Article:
What do you suggest parentsâ€“toâ€“be purchase in advance for their child?
The Engelbrecht Family – If you may be traveling in the winter-take sweatsuits, etc for your child. Vietnamese want the children to be warm and temps in the 60′s for us is very COLD to them. Definitely take meds with your for your child-you never know if you can get English labels. At least one or two outfits smaller then you think you need (our daughter’s weight is pure muscle and everything we took was too big even based on weight)
Christina - Itâ€™s hard because you donâ€™t know exactly how old your child will be when they arrive home â€“ or what size they will be. But itâ€™s fun to shop and it helps make your child feel â€śrealâ€ť, so if you can buy things that work for any age (room decorations, bedding, a stroller etc). Also, you can always buy clothes in a size bigger than you expect your child to be and that way if they are too big when your child arrives, they can always wear them later. The things I bought that we didnâ€™t need: some clothing, a baby swing for our daughter (I expected her home at 4 months, she wasnâ€™t in the US until 9 months), toddler bedding for our son (he came home at 3.5 and only stayed in his toddler bed for a few months).
The Mynes Family – I went and registered at Babies R Us for all the things I wanted. I couldnâ€™t wait. I had a list a mile long. Here are some things I needed:
Crib, dresser, bedding/blankets, sheets, car seat, stroller, high chair, diaper bag, bottles, diaper pail, bibs, medicines, baby monitor, baby carrier, some cute outfits, t-shirts, pjs, socks, shoes, thermometer, grooming set w/ finger nail clippers, pacifiers, soft books, toys, activity saucer or gym, towels, and washcloths.
The Micheline Family â€“ A swing! Everyone told us not to get one, but it was Gracie’s (and our!) favorite thing. She came home when she was 9 months old, and she still uses it at 21 months (although now she uses it more to play with her dolls or to hang out in it while she’s having a snack.) Being able to put her in that swing for 5 or 10 minutes while we prepared a meal, left the room, etc. was such a lifesaver for us, especially since Gracie was a SERIOUS crawler when she came home and would have a serious breakdown if we left her alone anywhere, and the swing soothed her and kept her distracted so we could get her meals together or even take a bathroom break!
Don’t bother with bottle warmers, wipes warmers, and all the technological gadgets. We got anything and everything and wound up using almost none of it. Nursery monitors are essential, a swing or bouncer, and a baby play gym (Gracie hated her playpen and hated being in it, so we got a lot more use out of a big folding gate system.) A walker was another thing that was a waste. Because Gracie did spend a lot of time in her crib when she was in Vietnam, she hated being pent in anywhere unless that thing was moving for her.
How can parents waiting to travel prepare for their new arrival?
The Engelbrecht Family – Read some literature on how to prepare your pets for children. Shop for some things you’ll need when you get back (diapers that can be exchanged for different sizes, microwave dinners, etc)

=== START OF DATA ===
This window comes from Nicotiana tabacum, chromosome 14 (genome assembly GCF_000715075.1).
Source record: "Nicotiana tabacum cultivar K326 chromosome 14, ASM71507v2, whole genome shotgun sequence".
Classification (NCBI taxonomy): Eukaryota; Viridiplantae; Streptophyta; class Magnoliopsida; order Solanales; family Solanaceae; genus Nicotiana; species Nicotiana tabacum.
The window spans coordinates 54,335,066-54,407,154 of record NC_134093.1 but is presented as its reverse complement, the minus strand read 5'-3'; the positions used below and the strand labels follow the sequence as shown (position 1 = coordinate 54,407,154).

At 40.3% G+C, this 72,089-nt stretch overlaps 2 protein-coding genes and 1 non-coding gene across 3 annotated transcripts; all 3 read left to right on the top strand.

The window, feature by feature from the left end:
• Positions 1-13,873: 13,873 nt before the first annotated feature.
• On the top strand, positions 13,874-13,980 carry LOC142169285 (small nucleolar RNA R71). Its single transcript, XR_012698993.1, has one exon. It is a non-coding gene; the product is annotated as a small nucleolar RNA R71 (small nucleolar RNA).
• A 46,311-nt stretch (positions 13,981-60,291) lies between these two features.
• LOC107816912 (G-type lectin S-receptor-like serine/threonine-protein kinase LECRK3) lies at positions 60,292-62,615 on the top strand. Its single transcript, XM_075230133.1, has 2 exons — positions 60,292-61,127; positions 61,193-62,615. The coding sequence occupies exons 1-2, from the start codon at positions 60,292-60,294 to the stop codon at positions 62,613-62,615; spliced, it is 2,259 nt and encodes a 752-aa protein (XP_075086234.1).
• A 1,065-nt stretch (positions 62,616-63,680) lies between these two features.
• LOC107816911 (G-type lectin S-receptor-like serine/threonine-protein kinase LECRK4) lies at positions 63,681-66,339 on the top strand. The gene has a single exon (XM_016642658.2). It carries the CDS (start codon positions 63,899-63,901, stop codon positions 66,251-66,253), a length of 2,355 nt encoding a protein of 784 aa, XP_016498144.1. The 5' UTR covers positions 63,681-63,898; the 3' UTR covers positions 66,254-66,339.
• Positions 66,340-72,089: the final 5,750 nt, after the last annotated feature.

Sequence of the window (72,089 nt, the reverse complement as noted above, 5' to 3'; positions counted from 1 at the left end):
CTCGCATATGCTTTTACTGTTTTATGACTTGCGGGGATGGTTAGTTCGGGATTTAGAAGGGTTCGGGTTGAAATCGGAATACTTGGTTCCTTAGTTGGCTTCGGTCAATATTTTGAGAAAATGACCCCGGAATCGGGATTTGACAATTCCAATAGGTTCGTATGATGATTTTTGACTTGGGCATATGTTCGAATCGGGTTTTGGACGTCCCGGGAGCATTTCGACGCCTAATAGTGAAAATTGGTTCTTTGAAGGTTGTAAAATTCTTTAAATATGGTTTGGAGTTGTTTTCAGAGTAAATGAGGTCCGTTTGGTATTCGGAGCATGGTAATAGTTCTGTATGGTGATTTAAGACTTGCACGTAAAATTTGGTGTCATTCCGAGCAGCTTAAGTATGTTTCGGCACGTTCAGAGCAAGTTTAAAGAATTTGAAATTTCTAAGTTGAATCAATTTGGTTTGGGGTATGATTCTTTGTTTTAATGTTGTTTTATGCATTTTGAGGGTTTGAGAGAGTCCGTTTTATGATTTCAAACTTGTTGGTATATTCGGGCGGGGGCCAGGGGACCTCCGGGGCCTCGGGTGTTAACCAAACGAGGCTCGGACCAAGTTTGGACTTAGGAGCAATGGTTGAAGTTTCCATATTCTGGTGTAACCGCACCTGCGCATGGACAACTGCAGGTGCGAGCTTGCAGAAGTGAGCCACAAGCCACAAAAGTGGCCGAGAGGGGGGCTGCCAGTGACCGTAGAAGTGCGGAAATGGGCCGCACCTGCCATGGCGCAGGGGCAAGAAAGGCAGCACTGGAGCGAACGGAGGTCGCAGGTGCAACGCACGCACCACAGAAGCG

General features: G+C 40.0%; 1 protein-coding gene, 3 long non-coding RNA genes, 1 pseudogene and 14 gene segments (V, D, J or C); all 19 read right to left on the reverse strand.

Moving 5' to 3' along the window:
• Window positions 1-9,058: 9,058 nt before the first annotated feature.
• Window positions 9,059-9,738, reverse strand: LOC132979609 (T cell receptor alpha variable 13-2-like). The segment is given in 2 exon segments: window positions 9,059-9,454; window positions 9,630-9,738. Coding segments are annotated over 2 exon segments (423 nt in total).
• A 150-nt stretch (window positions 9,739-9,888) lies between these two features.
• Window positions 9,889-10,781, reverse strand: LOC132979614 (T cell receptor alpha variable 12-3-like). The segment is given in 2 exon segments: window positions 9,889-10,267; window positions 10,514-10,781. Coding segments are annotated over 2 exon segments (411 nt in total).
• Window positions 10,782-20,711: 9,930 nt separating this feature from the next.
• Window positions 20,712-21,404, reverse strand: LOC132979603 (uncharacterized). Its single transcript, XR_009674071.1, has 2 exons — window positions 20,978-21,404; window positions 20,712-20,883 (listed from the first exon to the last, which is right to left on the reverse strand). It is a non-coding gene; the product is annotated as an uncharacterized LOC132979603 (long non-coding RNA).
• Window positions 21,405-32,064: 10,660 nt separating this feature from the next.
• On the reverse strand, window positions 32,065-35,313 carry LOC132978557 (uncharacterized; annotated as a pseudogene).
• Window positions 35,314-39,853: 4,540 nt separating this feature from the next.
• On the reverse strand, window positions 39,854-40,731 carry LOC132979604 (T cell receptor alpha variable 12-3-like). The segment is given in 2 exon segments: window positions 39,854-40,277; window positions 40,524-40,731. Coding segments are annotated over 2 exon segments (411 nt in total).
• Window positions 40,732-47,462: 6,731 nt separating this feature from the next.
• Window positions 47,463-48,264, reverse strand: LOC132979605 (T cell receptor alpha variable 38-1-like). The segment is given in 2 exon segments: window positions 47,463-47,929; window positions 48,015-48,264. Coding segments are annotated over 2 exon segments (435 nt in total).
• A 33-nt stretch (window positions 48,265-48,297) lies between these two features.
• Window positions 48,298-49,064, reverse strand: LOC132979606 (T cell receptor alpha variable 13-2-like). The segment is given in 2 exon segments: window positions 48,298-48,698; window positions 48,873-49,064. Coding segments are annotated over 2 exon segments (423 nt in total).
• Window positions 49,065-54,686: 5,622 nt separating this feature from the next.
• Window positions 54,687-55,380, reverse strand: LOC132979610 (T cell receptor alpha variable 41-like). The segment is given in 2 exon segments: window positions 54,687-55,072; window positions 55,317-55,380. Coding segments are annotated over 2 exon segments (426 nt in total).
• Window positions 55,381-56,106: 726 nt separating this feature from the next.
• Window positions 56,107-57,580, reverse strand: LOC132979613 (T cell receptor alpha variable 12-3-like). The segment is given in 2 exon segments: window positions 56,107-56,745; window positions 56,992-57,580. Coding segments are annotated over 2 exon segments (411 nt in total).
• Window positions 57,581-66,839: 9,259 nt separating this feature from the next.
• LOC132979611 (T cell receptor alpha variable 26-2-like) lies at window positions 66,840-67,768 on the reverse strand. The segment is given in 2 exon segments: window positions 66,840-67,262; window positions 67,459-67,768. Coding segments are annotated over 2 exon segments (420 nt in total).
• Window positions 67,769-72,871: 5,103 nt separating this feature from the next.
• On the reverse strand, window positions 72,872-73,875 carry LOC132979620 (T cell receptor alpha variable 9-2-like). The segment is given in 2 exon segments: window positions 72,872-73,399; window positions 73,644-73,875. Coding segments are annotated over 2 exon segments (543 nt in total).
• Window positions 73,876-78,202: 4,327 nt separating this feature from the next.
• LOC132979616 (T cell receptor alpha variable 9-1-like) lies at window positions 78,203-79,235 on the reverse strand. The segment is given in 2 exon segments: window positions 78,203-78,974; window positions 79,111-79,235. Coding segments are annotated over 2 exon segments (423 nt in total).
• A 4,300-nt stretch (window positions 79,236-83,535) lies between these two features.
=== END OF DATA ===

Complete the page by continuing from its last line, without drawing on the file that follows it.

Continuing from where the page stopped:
Christina – I think the best thing waiting parents can do is readâ€¦ read books on attachment, on your childâ€™s birth country, on parenting in general. The more you know, the better prepared youâ€™ll be!
The Mynes Family – Get the childâ€™s room done because there wonâ€™t be the time when you get home. Also register for all items you need & want
The Micheline Family – Just relax. Everything will change the second the baby comes through the door, and there’s no way to prepare. Nothing you buy, read, or think about will prepare you for how your life will change. Just spend time doing things you enjoy and reading and sleeping.
What parenting and/or adoption books do you recommend?
The Engelbrecht Family – Adoption is a Family Affair, When You were Born in Viet Nam
Christina – My favorites adoption books were: Toddler Adoption: The Weaver’s Craft by Mary Hopkins-Best and Becoming a Family: Promoting Healthy Attachments with Your Adopted Child by Lark Eshleman
For general parenting, I think my all time favorite book is Raising Great Kids by Dr. Henry Cloud and Dr. John Townsend. I also like the â€śWhat to Expectâ€ť books, and I appreciate Dr. Brazeltonâ€™s approach to parenting, so all of his books are good too.
For something a little â€ślighterâ€ť but still about adopting from Vietnam, I loved the novel Beyond the Blue by Leslie Gould
The Mynes Family – The International Adoption Handbook, this book is a little out dated by does have a lot of good info in it. From the very beginning I also subscribed for the Adoptive Families magazine, this has a lot of great articles for every age and stage of adoption. The only bad thing is that it comes every 2 months and sometimes it was/is hard to wait.
The Micheline Family â€“ I find the web is the most helpful of all, but I also like the Supernanny book, because it’s practical and real.
Is there anything that you wish you would have done (i.e. spent more time with other children, done home projects, etc.) during your wait?
The Engelbrecht Family – Gotten our dog more prepared
Christina – What I regret about the waiting time was that I was so frustrated and depressed with the wait that I wasnâ€™t able to fully enjoy my life and especially my kids in the moment. But I really donâ€™t think thereâ€™s any way around that. The wait for your child is hard and in the waiting I learned a lot about myself and my relationship with God.
The Mynes Family – No, I think we made the most of our time during the wait. We made sure we kept busy. A big thing for us was just enjoying one another before our lives were about to drastically change.
The Micheline Family â€“ No- I know that nothing I could have done would have prepared me for the way life changed after Gracie’s arrival.
Next…Memories of Viet Nam